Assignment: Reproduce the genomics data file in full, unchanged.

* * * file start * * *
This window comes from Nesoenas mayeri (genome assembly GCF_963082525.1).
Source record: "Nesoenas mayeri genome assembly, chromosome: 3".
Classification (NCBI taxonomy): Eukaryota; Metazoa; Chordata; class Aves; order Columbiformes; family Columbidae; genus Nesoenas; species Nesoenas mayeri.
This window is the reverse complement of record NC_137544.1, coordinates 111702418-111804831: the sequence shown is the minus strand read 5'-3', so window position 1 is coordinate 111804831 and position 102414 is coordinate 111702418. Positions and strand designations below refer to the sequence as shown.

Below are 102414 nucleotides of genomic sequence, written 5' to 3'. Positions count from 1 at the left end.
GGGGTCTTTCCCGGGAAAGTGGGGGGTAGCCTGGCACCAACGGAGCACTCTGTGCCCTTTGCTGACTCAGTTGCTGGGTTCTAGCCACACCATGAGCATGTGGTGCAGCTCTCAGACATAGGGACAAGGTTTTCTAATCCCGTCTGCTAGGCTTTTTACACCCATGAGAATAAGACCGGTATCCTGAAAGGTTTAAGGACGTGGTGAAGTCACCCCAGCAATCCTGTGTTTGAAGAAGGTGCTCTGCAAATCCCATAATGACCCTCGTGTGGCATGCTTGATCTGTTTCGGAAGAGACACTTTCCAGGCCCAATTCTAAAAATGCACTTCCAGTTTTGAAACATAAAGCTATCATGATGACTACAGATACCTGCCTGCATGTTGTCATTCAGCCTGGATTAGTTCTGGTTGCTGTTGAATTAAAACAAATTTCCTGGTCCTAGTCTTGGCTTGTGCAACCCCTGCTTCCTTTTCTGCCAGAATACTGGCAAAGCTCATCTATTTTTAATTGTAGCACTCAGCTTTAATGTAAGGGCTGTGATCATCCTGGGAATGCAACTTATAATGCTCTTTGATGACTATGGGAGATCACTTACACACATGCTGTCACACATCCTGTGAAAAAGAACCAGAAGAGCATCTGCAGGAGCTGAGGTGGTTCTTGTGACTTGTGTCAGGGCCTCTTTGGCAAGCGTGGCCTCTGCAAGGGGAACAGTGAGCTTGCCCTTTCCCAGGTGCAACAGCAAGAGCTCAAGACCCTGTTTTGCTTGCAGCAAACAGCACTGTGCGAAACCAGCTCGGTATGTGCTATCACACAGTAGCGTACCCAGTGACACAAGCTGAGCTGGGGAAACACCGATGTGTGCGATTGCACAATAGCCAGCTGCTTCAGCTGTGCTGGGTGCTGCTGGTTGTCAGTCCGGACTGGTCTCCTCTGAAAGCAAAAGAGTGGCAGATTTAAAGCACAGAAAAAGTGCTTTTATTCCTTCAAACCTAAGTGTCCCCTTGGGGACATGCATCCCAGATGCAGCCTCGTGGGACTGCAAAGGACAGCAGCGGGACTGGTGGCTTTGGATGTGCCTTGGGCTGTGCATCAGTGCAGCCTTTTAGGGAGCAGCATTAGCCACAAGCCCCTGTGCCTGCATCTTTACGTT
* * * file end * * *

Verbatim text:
This window comes from Nesoenas mayeri (genome assembly GCF_963082525.1).
Source record: "Nesoenas mayeri genome assembly, chromosome: 3".
Classification (NCBI taxonomy): Eukaryota; Metazoa; Chordata; class Aves; order Columbiformes; family Columbidae; genus Nesoenas; species Nesoenas mayeri.
This window is the reverse complement of record NC_137544.1, coordinates 111702418-111804831: the sequence shown is the minus strand read 5'-3', so window position 1 is coordinate 111804831 and position 102414 is coordinate 111702418. Positions and strand designations below refer to the sequence as shown.

Below are 102414 nucleotides of genomic sequence, written 5' to 3'. Positions count from 1 at the left end.
GGGGTCTTTCCCGGGAAAGTGGGGGGTAGCCTGGCACCAACGGAGCACTCTGTGCCCTTTGCTGACTCAGTTGCTGGGTTCTAGCCACACCATGAGCATGTGGTGCAGCTCTCAGACATAGGGACAAGGTTTTCTAATCCCGTCTGCTAGGCTTTTTACACCCATGAGAATAAGACCGGTATCCTGAAAGGTTTAAGGACGTGGTGAAGTCACCCCAGCAATCCTGTGTTTGAAGAAGGTGCTCTGCAAATCCCATAATGACCCTCGTGTGGCATGCTTGATCTGTTTCGGAAGAGACACTTTCCAGGCCCAATTCTAAAAATGCACTTCCAGTTTTGAAACATAAAGCTATCATGATGACTACAGATACCTGCCTGCATGTTGTCATTCAGCCTGGATTAGTTCTGGTTGCTGTTGAATTAAAACAAATTTCCTGGTCCTAGTCTTGGCTTGTGCAACCCCTGCTTCCTTTTCTGCCAGAATACTGGCAAAGCTCATCTATTTTTAATTGTAGCACTCAGCTTTAATGTAAGGGCTGTGATCATCCTGGGAATGCAACTTATAATGCTCTTTGATGACTATGGGAGATCACTTACACACATGCTGTCACACATCCTGTGAAAAAGAACCAGAAGAGCATCTGCAGGAGCTGAGGTGGTTCTTGTGACTTGTGTCAGGGCCTCTTTGGCAAGCGTGGCCTCTGCAAGGGGAACAGTGAGCTTGCCCTTTCCCAGGTGCAACAGCAAGAGCTCAAGACCCTGTTTTGCTTGCAGCAAACAGCACTGTGCGAAACCAGCTCGGTATGTGCTATCACACAGTAGCGTACCCAGTGACACAAGCTGAGCTGGGGAAACACCGATGTGTGCGATTGCACAATAGCCAGCTGCTTCAGCTGTGCTGGGTGCTGCTGGTTGTCAGTCCGGACTGGTCTCCTCTGAAAGCAAAAGAGTGGCAGATTTAAAGCACAGAAAAAGTGCTTTTATTCCTTCAAACCTAAGTGTCCCCTTGGGGACATGCATCCCAGATGCAGCCTCGTGGGACTGCAAAGGACAGCAGCGGGACTGGTGGCTTTGGATGTGCCTTGGGCTGTGCATCAGTGCAGCCTTTTAGGGAGCAGCATTAGCCACAAGCCCCTGTGCCTGCATCTTTACGTT